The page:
, Volume 737, Issue 1, pp 87–95 | Cite as

Development of bog-like vegetation during terrestrialization of polyhumic lakes in north-eastern Poland is not accompanied by ecosystem ombrotrophication

  • Paweł Pawlikowski
  • Ewelina Rutkowska
  • Stanisław Kłosowski
  • Ewa Jabłońska
  • Danuta Drzymulska


The aim of the present study was to use the analysis of surface water chemistry to understand vegetation succession pathways in terrestrializing polyhumic lakes. We hypothesized that Sphagnum mire development was accompanied by a decrease in the mineral content in water. A total of 111 vegetation plots along 23 transects were analysed in 11 lakes and adjacent peat lands in the Wigry National Park (NE Poland). The vegetation of the lake-mire systems forms distinct zones: (1) nymphaeid-, bladderwort- and bryophyte-dominated aquatic vegetation; (2) sedge-dominated edge of the Sphagnumcarpet; (3) quaking, extremely poor fen with various Cyperaceae; (4) non-quaking, Eriophorum vaginatum-dominated bog-like vegetation and (5) pine woodland. Surface water corrected conductivity (ECcorr.), pH, COD-KMnO4 and Ca2+, Mg2+, Fetot. and SiO2 were measured along the transects. The environmental gradients best explaining the observed pattern were pH (with the highest values in the lake and the lowest in the bog-like vegetation) and COD-KMnO4 (showing an inverse direction). At least in some Sphagnum-mires conditions were more minerotrophic than in the lakes. The process of humic lake overgrowing by Sphagnum-mires in NE Poland results in pine woodlands on mineralised peat. The climate conditions in NE Poland, combined with evapotranspiration accelerated by encroaching trees, do not seem to support the development of ombrotrophic bogs.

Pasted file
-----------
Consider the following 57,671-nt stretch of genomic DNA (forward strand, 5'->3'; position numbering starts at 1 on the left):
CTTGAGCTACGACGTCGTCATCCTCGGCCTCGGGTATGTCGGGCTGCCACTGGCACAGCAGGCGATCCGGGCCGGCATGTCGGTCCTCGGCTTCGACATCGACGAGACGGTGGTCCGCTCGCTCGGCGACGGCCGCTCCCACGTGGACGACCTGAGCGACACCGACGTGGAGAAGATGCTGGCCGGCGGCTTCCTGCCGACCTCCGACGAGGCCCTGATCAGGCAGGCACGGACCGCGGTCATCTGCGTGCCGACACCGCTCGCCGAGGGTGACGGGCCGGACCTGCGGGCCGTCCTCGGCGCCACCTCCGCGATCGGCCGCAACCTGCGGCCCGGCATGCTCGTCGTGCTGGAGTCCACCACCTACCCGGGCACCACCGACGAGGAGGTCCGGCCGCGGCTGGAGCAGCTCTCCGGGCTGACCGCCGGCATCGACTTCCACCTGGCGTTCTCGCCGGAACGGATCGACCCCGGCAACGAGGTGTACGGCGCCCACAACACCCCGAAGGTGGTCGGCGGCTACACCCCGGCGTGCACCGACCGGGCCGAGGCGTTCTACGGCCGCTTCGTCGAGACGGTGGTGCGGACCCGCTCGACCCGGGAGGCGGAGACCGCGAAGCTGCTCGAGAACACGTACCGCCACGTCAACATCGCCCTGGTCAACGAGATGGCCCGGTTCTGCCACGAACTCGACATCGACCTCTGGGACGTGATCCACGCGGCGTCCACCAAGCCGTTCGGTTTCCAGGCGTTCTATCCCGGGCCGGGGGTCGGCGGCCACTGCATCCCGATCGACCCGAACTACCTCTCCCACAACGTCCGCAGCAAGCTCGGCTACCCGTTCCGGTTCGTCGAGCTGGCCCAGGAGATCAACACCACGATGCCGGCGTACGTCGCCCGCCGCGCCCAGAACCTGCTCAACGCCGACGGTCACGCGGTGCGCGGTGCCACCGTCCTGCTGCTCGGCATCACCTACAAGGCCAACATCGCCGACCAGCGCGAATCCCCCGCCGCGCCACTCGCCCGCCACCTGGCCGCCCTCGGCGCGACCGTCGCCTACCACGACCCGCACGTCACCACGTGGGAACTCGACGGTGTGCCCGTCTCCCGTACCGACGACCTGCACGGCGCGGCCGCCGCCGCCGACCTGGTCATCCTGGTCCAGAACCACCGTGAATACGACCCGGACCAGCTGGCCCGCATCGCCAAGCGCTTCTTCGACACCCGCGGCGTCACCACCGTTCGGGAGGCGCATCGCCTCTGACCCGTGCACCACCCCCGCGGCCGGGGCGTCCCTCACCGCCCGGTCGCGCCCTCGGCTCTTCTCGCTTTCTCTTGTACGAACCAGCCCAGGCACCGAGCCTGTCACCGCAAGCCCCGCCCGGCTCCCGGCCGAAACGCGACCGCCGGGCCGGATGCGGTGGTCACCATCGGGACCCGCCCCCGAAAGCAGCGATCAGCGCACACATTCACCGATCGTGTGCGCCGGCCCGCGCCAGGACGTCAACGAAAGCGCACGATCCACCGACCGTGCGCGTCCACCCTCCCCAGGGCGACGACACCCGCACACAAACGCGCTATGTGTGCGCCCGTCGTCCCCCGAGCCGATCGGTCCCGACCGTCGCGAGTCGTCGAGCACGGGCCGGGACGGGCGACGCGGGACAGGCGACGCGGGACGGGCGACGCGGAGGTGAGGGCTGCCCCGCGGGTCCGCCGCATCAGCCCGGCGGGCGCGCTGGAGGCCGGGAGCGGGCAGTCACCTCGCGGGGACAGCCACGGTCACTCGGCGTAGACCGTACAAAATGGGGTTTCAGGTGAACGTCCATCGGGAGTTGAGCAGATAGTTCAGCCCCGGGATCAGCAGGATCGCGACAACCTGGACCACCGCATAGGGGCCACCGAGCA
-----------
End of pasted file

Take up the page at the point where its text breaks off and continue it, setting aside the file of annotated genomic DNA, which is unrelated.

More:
Polyhumic lake Dystrophic lake Lake overgrowing Poor fen Bog Surface water chemistry 


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Copyright information

© Springer Science+Business Media Dordrecht 2013

Authors and Affiliations

  • Paweł Pawlikowski
    • 1
  • Ewelina Rutkowska
    • 1
  • Stanisław Kłosowski
    • 2
  • Ewa Jabłońska
    • 1
  • Danuta Drzymulska
    • 3
  1. 1.Department of Plant Ecology and Environmental Conservation, Institute of Botany, Faculty of BiologyUniversity of Warsaw, Biological and Chemical Research CentreWarsawPoland
  2. 2.Department of Environmental Protection and ModellingThe Jan Kochanowski UniversityKielcePoland
  3. 3.Department of Botany, Institute of BiologyUniversity of BiałystokBiałystokPoland

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